How Lululemon is rethinking customer loyalty
Customer loyalty used to be all about saving points. There was this simple dynamic where, for instance, you bought 10 pieces of bread and then you received the 11th one for free. Today, customers no longer accept this unbalanced approach. They want companies to keep earning the right for their customers to stay loyal.
No more data
This change does not just have to do with the evolved attitude of customers. The story is a lot bigger than that. You know I have written quite a lot about the next new blockchain-based internet, which is called Web3 and where data ownership is supposed to come back to the user. The consequence of that is that organizations will have to make sure that they earn, and re-earn the trust of users so that they will grant them access to their data.
In fact, we don’t even have to wait for Web3 to happen, to experience this. Just look at the latest iOS of Apple and how easy they make it for us to not to be tracked throughout websites. The results of that were pretty impactful, actually: about 95% no longer want to be tracked on their Apple devices. Just think about what that means for a company like Meta: they lost 200 billion of their value in just a couple of days. Their inability to access user and consumer data puts enormous pressure on their business model. So it is crucial that you think hard today about how you will be able to earn and re-earn the right to customer data in the coming years.
Realizing the full potential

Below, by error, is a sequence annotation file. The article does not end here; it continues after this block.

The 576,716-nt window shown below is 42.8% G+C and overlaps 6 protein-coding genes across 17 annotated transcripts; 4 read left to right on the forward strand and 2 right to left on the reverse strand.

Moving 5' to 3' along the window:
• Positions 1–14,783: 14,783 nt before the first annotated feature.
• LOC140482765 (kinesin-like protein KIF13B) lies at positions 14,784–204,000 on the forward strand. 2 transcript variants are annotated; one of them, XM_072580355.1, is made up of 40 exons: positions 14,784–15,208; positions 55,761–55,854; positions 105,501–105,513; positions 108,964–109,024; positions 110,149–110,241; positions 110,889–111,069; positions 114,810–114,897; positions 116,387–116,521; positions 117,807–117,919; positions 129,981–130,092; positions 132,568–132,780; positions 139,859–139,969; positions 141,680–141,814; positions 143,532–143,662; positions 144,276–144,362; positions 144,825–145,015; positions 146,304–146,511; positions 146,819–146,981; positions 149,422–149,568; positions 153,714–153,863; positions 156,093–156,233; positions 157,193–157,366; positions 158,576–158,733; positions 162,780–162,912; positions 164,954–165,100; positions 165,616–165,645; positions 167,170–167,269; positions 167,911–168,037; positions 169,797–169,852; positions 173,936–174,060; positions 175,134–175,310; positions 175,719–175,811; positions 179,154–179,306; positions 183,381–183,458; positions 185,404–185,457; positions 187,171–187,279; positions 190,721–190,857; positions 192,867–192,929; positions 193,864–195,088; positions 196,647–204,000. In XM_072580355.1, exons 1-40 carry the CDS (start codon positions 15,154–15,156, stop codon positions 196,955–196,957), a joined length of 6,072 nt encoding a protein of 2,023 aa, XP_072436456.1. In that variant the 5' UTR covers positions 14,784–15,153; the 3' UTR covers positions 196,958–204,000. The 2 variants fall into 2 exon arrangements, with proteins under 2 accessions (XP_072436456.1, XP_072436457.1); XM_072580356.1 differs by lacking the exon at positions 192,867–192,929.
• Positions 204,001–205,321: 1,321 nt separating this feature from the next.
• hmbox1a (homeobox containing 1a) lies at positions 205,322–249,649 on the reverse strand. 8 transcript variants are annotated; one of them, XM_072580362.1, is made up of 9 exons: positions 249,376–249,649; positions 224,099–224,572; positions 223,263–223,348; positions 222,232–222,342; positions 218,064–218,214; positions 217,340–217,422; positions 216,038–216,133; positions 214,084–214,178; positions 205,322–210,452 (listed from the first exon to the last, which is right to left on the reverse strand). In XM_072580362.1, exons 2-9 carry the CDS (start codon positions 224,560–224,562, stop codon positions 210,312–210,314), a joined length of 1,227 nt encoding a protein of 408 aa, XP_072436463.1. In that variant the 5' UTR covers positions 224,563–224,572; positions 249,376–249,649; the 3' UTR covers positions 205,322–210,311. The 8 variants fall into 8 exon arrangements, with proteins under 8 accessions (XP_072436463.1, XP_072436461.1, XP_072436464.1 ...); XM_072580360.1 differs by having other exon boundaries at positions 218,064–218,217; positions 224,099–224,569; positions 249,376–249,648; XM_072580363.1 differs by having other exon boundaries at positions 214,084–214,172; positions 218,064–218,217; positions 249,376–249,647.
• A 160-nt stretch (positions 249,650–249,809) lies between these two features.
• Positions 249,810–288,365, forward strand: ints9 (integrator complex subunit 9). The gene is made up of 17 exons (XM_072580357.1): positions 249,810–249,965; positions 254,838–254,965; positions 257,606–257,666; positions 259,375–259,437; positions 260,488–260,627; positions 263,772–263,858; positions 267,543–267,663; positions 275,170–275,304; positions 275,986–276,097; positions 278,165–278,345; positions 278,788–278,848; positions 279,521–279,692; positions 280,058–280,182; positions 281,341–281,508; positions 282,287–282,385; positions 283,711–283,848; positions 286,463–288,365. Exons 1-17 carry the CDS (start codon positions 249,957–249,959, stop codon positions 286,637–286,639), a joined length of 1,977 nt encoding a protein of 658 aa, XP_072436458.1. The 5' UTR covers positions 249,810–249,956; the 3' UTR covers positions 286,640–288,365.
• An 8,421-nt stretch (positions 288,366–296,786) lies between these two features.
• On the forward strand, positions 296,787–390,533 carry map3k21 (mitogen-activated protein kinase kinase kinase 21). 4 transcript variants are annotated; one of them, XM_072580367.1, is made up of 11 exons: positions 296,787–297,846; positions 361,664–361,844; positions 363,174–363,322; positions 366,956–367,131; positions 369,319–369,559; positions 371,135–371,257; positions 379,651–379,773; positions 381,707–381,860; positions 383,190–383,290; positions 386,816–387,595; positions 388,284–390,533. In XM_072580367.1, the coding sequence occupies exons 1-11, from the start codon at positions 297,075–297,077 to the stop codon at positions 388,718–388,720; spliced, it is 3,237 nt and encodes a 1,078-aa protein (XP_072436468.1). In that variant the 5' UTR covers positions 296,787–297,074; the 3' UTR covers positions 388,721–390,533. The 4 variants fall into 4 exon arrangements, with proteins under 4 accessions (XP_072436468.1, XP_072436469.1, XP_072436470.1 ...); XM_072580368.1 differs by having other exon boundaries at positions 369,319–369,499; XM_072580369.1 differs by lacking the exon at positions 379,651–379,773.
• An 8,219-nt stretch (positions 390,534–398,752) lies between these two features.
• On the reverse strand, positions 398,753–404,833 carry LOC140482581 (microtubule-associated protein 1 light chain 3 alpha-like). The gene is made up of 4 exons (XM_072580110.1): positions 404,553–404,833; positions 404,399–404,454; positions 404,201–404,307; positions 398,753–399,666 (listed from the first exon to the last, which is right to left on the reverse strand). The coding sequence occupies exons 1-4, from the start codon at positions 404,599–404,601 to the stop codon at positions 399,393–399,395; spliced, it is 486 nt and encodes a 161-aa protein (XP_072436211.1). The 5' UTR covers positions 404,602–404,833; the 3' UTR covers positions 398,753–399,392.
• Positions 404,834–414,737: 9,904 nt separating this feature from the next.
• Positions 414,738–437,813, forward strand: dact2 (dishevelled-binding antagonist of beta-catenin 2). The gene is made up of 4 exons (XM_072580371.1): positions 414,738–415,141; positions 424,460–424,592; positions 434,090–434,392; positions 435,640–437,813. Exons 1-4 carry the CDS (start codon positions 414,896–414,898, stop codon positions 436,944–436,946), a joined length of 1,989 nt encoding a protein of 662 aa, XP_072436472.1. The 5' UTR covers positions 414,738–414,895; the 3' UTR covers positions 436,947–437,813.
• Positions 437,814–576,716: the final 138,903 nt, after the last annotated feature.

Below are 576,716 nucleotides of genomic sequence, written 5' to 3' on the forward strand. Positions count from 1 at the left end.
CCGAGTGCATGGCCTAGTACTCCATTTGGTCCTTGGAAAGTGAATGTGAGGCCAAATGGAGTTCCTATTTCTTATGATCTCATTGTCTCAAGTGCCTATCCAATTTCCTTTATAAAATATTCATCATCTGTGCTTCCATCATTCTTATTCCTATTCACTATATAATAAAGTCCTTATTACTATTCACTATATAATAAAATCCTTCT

And that’s why I wanted to write about the athletic apparel retailer Lululemon. If you don’t know the company, they started out by selling yoga pants and other yoga wear but later expanded to also provide athletic wear, lifestyle apparel, accessories, and personal care products. And pretty successful, I might add. If you would have invested in them 10 years ago, your return would be about 2400%.
But their purpose goes beyond selling products. They want to make sure that everyone is realizing their full potential. They want to help people become healthier and look great in multiple ways. On top of their fashion and their stores, they acquired tech startup Mirror about a year ago. The latter allows customers to do a workout from the comfort of their own home, with a personal trainer and feedback from a mirror.
At first sight, you might think that Lululemon is changing lanes, right, with this acquisition? That they’re evolving from a fashion retailer to a technology company. But if you understand their purpose of empowering people to become healthier and realizing their full potential, you will realize that there’s more to it than that.
Value for data
In the next couple of months, they are going to launch their membership program. Members of Lululemon will enjoy access to clothes, events and fitness classes. The try out in Toronto was a huge success, and now they’re rolling it out to multiple markets. The paying model (there’s also a free version) is not cheap, though, costing about 128 dollars a year. But they’re putting a lot of value behind it: members get a limited amount of free clothes for that, which is almost compensating for the 128 dollars per year, and on top of that, they get access to fitness classes. That way, customers are not just becoming loyal just to Lululemon, they are also becoming part of the lifestyle community that the company is enabling.
And I think that is really smart. If you’re part of that lifestyle community and receive multiple benefits as a customer, then of course, you’re going to give your data to Lululemon. And one of the reasons is that the balance – which is really off in most companies – has been restored to more equal. To compare with Facebook: when they use my data, the value for them is much higher than the value that I receive back from them. With Lululemon, that balance is there and their customers really appreciate that. And that is why they “pay” them back with their loyalty and allow them to use their data. And I believe that in that aspect Lululemon has been deeply reinventing customer loyalty.
In my latest CX Update video, I talk a bit more about this great case: